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Pencil Me In: A Brief History of Dance Cards in the Mid-Hudson Valley

Dance cards, or Ballspendens, came into popularity around the 1830’s in Vienna in the Austro-Hungarian Empire (now Austria).  A center of fashion and high culture, Vienna was host to many balls or dances, inviting the most powerful families in the world. During such events, it was expected that men and women form social connections through dancing, whether it be a casual acquaintanceship or an engagement. The dance card was used so men could “sign-up” to dance with a lady and so she could keep track of who she was dancing with and to which song. This allowed for a smooth night where there was seldom a chance for a man or woman to be found without a partner. It also ensured that women did not discriminate against certain men or spent too much time dancing with one man in particular. View list of names written on dance fan.

The host or organization hosting a ball would provide elaborately decorated booklets to the ladies attending. Each dance card would have the date of the dance as well as a detail in the decoration indicating the host, whether it was a coat of arms or a picture. They came in a variety of forms, such as the fan we have, or in booklets of various shapes. Dance cards were so important that a lady’s  tickets was slightly more expensive than the man’s in order to cover the cost of the dance card. Dance cards eventually became extremely popular and fashionable throughout Europe and America in the late nineteenth century. However, instead of mother-of-pearl and ivory for royal balls, the dance card was made from simpler materials to match the middle-class events in America.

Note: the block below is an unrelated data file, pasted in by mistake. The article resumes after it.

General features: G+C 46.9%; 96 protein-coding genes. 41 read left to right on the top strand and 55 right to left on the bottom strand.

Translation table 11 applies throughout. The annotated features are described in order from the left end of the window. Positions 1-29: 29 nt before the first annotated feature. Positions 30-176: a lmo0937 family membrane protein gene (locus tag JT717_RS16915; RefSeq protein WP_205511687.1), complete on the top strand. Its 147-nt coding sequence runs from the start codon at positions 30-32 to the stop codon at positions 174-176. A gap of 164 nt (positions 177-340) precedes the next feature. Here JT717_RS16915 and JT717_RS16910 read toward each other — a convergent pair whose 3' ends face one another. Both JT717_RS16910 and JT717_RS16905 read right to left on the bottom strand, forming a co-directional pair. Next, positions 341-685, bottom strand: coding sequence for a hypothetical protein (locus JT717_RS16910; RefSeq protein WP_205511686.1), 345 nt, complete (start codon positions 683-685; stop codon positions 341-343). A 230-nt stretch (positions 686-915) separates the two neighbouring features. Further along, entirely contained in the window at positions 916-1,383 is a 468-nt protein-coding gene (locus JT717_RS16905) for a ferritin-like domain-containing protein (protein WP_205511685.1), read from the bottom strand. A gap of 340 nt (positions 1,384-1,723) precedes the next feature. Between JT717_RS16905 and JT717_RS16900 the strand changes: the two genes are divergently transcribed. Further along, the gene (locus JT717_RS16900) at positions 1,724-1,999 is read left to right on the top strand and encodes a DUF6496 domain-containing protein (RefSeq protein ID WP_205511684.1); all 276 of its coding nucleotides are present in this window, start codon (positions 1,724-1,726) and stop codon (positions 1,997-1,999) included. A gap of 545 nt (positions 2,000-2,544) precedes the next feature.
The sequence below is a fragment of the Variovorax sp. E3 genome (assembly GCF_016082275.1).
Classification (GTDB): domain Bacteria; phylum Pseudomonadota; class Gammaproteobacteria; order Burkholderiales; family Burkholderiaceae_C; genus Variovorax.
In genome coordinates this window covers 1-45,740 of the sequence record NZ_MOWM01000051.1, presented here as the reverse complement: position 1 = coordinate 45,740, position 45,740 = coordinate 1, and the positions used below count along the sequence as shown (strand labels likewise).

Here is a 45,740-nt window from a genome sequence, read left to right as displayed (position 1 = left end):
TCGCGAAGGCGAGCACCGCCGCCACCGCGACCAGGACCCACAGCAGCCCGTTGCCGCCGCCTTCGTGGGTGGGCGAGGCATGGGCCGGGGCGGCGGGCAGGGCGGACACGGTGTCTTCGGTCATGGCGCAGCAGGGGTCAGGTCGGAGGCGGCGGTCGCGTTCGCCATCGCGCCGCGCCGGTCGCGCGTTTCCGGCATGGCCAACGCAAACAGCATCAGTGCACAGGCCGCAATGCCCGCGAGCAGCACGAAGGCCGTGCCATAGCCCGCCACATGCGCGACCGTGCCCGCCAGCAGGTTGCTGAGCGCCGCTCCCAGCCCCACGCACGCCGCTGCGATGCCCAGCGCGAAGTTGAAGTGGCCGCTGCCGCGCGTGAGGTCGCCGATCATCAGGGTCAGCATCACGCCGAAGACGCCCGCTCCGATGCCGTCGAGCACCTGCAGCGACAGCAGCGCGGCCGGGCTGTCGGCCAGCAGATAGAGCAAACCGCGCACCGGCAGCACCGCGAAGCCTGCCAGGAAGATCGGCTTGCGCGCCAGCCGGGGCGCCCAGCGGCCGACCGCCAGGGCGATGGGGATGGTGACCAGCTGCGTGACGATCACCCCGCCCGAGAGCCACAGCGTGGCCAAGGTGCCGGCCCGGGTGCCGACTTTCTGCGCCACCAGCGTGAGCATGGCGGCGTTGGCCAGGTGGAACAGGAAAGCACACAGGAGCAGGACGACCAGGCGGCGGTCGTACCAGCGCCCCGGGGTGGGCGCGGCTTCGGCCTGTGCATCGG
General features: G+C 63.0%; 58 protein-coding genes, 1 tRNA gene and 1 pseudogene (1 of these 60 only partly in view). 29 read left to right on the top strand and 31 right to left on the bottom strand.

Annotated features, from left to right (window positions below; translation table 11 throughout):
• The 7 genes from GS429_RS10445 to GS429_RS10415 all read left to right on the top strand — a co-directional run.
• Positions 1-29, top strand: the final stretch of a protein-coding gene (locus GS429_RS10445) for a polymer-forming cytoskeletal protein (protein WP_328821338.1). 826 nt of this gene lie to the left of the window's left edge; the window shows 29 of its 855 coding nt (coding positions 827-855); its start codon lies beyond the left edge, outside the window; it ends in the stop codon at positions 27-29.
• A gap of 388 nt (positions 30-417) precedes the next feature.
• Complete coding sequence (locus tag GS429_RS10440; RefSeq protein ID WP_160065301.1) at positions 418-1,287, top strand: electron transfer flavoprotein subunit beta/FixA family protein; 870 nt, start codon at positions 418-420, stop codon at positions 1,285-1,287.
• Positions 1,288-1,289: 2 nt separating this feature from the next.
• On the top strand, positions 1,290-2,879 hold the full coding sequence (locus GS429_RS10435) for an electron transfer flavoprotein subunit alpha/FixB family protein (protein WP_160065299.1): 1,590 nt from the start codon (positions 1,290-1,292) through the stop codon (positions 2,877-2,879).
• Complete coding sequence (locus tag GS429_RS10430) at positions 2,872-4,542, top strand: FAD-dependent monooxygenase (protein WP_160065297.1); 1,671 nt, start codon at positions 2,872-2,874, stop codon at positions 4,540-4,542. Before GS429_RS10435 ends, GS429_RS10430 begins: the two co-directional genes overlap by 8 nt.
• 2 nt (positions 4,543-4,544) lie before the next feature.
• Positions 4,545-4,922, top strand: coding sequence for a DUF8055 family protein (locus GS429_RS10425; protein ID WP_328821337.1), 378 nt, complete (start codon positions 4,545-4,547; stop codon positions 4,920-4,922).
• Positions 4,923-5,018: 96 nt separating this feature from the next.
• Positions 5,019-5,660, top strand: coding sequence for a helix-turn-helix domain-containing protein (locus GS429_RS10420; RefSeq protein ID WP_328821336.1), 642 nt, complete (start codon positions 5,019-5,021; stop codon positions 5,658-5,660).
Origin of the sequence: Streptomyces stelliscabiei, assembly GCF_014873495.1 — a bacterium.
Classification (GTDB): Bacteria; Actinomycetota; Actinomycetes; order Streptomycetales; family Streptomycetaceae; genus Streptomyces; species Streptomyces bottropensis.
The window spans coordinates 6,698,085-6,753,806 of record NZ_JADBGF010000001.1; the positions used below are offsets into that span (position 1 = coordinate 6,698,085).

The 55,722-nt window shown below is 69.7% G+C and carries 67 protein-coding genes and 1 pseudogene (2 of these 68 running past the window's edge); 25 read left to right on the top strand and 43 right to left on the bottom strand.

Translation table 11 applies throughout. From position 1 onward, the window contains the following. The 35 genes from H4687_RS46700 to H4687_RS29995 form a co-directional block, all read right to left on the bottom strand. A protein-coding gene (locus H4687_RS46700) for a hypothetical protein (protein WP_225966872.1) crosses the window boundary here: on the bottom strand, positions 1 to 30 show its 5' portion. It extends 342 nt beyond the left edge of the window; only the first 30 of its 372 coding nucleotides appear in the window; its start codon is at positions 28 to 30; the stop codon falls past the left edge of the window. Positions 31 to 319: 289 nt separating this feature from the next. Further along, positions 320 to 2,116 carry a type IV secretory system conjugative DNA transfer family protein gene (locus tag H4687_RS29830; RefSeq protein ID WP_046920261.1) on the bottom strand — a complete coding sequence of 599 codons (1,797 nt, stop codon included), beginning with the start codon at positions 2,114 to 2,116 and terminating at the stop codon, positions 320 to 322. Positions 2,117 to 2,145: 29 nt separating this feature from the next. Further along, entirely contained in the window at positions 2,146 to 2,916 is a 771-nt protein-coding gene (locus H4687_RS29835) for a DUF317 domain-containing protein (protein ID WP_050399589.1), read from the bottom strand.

The dances listed on this dance fan are the Lanciers (a dance for four couples in a quadrille or square), the Two-Step (a quick partner dance) and the Waltz (a fluid, romantic partner dance), three popular dances of the era which allowed for fun as well as propriety.

The fact that dance cards were made in the form of a fan is very telling of two important cultural formalities in the nineteenth and twentieth centuries, the dance card itself, and the fan as a tool. The fan was an important accoutrement for women since they could be used to cool oneself off after dancing, and could also be used as an important device in flirtation. In the countless etiquette books written for the era, it includes lists of the secret messages that could be communicated by the flick of a wrist.  Some include:

A half closed fan pressed to the lips = You may kiss me

Touching the tip of the fan with a finger = I wish to speak to you

Letting the fan rest on the right cheek = Yes

Letting the fan rest on the left cheek = No

 

Town Hall 2

The dances listed on the fan took place in the New Paltz Town Hall. Early 19th century photograph courtesy of Haviland-Heidgerd Historical Collection.

Town Hall 1

New Paltz Town Hall, early 19th century (Post card, courtesy of Haviland-Heidgerd Historical Collection)